CarlingBlackMabel Wed 09-Jan-13 18:11:27

SALT = speech and language therapist

kim147 Wed 09-Jan-13 18:11:52

On supply my class complained when I made them make sure the floor was tidy and they'd picked the mess up.

Comment from one child "We've got a cleaner to do that".

Responsibility for your own mess is a good thing to learn.

Sirzy Wed 09-Jan-13 18:12:08

I think its a great thing.

It doesn't matter that someone is paid to do it, it does children no harm to realise that when they drop litter someone needs to pick it up. Anything that encourages children to care for the school environment, and the wider environment, has to be a good thing.

Have you ever sat in on a reception class OP? Last year I did parent reading at my dcs school. If you got a chance to see it you'd realise why you are over worrying.

Euphemia Wed 09-Jan-13 18:16:20

Bloody hell kim either they were trying it on with you, or their class teacher was soft on them!

I always tell pupils it's not the cleaner's job to pick up after them! It's his/her job to clean i.e. vacuum, clean tables, empty bins.

Chancers! grin

noblegiraffe Wed 09-Jan-13 18:17:59

I asked a class of kids at secondary how we could tackle the dreadful litter problem. They said 'sack the caretakers and hire better ones' and genuinely couldn't see why that was an outrageous thing to say, nor that better solutions would be to stop people dropping litter, or take responsibility for their own space.

Anything that can potentially stop your DD growing into an entitled brat is a good thing.

hazeyjane Wed 09-Jan-13 18:21:24

I think maybe you should have mentioned the SALT issue in your op, because I do think that changes things a bit.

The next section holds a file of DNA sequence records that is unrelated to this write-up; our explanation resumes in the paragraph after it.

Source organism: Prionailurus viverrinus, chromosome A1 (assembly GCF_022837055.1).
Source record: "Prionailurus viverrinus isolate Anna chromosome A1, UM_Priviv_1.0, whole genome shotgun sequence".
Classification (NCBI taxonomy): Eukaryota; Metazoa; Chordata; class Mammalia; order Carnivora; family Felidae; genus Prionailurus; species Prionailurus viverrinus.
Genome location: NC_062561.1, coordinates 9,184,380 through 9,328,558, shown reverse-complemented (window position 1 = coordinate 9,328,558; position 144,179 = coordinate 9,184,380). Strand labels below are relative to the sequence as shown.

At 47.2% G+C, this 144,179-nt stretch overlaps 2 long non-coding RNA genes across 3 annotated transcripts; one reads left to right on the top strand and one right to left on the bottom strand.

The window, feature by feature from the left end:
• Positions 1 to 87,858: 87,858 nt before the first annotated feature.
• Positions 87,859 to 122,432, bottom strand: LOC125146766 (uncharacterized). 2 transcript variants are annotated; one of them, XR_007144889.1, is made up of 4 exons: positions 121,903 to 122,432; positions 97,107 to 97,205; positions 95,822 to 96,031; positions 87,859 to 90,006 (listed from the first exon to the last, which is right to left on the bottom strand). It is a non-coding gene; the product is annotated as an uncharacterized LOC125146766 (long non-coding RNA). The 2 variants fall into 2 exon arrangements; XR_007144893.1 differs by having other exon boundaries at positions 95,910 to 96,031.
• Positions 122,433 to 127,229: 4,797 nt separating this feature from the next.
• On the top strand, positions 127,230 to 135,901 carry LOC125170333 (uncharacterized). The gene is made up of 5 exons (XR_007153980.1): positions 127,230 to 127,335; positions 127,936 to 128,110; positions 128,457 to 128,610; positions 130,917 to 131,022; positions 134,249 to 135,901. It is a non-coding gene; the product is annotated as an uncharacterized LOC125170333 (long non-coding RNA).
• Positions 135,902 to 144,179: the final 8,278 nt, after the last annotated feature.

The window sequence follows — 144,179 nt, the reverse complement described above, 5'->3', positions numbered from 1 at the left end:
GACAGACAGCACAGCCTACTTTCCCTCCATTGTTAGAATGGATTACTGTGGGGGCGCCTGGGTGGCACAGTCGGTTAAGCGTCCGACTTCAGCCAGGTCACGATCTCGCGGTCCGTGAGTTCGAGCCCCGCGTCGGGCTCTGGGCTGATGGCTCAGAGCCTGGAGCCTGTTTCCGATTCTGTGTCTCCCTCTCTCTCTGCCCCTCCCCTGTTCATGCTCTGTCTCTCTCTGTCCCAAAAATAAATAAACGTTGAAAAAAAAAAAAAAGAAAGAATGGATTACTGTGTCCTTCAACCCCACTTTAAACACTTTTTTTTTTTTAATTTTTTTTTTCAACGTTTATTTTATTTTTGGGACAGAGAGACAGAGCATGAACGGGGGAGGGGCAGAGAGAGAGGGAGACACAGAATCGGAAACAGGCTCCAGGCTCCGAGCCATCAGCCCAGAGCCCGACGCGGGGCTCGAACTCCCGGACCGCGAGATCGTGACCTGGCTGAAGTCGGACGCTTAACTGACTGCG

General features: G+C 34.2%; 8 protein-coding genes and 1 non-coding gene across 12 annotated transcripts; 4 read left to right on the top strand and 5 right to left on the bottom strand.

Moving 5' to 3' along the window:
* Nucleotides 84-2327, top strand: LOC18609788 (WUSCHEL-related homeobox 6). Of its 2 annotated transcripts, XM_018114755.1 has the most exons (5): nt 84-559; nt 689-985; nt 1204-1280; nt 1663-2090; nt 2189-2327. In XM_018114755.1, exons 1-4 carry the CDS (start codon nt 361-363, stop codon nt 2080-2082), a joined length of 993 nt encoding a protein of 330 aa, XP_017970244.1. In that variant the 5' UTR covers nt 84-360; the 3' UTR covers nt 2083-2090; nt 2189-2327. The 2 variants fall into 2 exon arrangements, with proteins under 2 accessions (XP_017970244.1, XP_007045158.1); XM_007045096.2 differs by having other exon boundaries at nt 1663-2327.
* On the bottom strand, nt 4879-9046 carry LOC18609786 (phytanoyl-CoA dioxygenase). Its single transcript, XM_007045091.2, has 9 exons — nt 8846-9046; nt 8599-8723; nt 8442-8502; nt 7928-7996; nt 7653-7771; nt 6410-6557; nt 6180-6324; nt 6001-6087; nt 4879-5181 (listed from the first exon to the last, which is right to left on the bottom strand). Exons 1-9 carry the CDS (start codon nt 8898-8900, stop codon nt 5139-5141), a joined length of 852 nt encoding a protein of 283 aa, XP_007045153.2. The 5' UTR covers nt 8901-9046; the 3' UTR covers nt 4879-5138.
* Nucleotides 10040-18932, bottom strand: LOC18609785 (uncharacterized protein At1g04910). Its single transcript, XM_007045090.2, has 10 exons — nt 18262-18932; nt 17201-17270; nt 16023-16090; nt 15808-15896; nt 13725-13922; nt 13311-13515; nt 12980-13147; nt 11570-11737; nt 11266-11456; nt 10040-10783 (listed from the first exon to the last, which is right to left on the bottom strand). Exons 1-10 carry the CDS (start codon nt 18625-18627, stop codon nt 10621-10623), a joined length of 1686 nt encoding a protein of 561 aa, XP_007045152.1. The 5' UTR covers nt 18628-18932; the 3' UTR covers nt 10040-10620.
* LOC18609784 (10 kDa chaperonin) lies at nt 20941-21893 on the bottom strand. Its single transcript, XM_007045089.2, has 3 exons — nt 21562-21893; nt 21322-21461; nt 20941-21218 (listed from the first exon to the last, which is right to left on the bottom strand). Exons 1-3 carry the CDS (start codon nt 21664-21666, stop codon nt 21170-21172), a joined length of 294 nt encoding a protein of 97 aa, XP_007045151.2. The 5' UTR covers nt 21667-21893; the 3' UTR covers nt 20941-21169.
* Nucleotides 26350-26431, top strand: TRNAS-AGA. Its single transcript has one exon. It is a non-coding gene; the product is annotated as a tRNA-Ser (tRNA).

I think it is a great idea that they involve them in taking pride for their environment and do the litter picking (they do the same at my dds school), but I think maybe something needs to be worked out so she doesn't miss any of her SALT sessions.

IgnoringTheChildren Wed 09-Jan-13 18:27:55

I agree with most other posters that the positives of this far outweigh the "lesson time" missed.

I also feel the need to point out that the idea that picking up litter is something that the janitor is being paid to do is the reason that pupils at my school give to excuse the fact that they can't be arsed to bin their rubbish.

School janitors and cleaners would still have plenty to keep them employed even if pupils took responsibility for their rubbish, in fact school buildings would be much nicer if they didn't have to spend so much time clearing up after entitled brats. Involving children in taking care of their environment early is a great way to try to prevent these problems later. I really wish my school had a similar policy.

IgnoringTheChildren Wed 09-Jan-13 18:31:33

X posted with lots of people! Slowest typer ever.

Ephiny Wed 09-Jan-13 18:31:58

That attitude reminds me a bit of the husbands you read about on here who leave dirty clothes etc on the floor for their SAH wives to pick up 'because it's their job'. It's lazy and disrespectful in both cases IMO.

At home we have a cleaner, but we still pick up after ourselves and make sure the place is reasonably tidy for her, we don't just leave crap strewn all over the place and say 'oh it's her job'.

3smellysocks Wed 09-Jan-13 18:49:59

it's the kids rubbish, why shouldn't they pick it up and take care of their play ground. School is more then maths and english. Learning to care for each other and the environment are just as important.

EndoplasmicReticulum Wed 09-Jan-13 18:52:34

Children love litterpicking. Seriously. My Eco group are always asking when they can go litter picking next.